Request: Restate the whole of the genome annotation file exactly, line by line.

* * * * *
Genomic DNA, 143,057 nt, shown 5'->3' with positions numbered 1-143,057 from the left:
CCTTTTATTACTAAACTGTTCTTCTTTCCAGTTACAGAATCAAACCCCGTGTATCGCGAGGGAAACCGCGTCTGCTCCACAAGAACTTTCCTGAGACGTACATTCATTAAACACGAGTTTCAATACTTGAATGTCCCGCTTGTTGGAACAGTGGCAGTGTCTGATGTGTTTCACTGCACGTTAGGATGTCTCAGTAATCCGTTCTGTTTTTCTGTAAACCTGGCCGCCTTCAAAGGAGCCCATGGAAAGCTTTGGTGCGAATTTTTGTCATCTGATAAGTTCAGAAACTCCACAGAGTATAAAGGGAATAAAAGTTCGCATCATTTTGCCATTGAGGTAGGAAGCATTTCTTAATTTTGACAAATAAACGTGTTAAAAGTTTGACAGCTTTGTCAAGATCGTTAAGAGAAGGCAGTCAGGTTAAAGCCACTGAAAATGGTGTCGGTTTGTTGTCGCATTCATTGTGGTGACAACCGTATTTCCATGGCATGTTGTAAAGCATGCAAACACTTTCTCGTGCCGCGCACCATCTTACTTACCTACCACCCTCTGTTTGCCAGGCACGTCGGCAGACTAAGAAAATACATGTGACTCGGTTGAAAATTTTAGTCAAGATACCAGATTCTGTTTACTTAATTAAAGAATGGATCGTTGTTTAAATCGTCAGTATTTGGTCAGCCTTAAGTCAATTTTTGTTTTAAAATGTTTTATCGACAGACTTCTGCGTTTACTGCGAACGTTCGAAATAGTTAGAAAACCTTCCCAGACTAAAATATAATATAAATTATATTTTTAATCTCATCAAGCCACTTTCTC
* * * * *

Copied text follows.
Genomic DNA, 143,057 nt, shown 5'->3' with positions numbered 1-143,057 from the left:
CCTTTTATTACTAAACTGTTCTTCTTTCCAGTTACAGAATCAAACCCCGTGTATCGCGAGGGAAACCGCGTCTGCTCCACAAGAACTTTCCTGAGACGTACATTCATTAAACACGAGTTTCAATACTTGAATGTCCCGCTTGTTGGAACAGTGGCAGTGTCTGATGTGTTTCACTGCACGTTAGGATGTCTCAGTAATCCGTTCTGTTTTTCTGTAAACCTGGCCGCCTTCAAAGGAGCCCATGGAAAGCTTTGGTGCGAATTTTTGTCATCTGATAAGTTCAGAAACTCCACAGAGTATAAAGGGAATAAAAGTTCGCATCATTTTGCCATTGAGGTAGGAAGCATTTCTTAATTTTGACAAATAAACGTGTTAAAAGTTTGACAGCTTTGTCAAGATCGTTAAGAGAAGGCAGTCAGGTTAAAGCCACTGAAAATGGTGTCGGTTTGTTGTCGCATTCATTGTGGTGACAACCGTATTTCCATGGCATGTTGTAAAGCATGCAAACACTTTCTCGTGCCGCGCACCATCTTACTTACCTACCACCCTCTGTTTGCCAGGCACGTCGGCAGACTAAGAAAATACATGTGACTCGGTTGAAAATTTTAGTCAAGATACCAGATTCTGTTTACTTAATTAAAGAATGGATCGTTGTTTAAATCGTCAGTATTTGGTCAGCCTTAAGTCAATTTTTGTTTTAAAATGTTTTATCGACAGACTTCTGCGTTTACTGCGAACGTTCGAAATAGTTAGAAAACCTTCCCAGACTAAAATATAATATAAATTATATTTTTAATCTCATCAAGCCACTTTCTC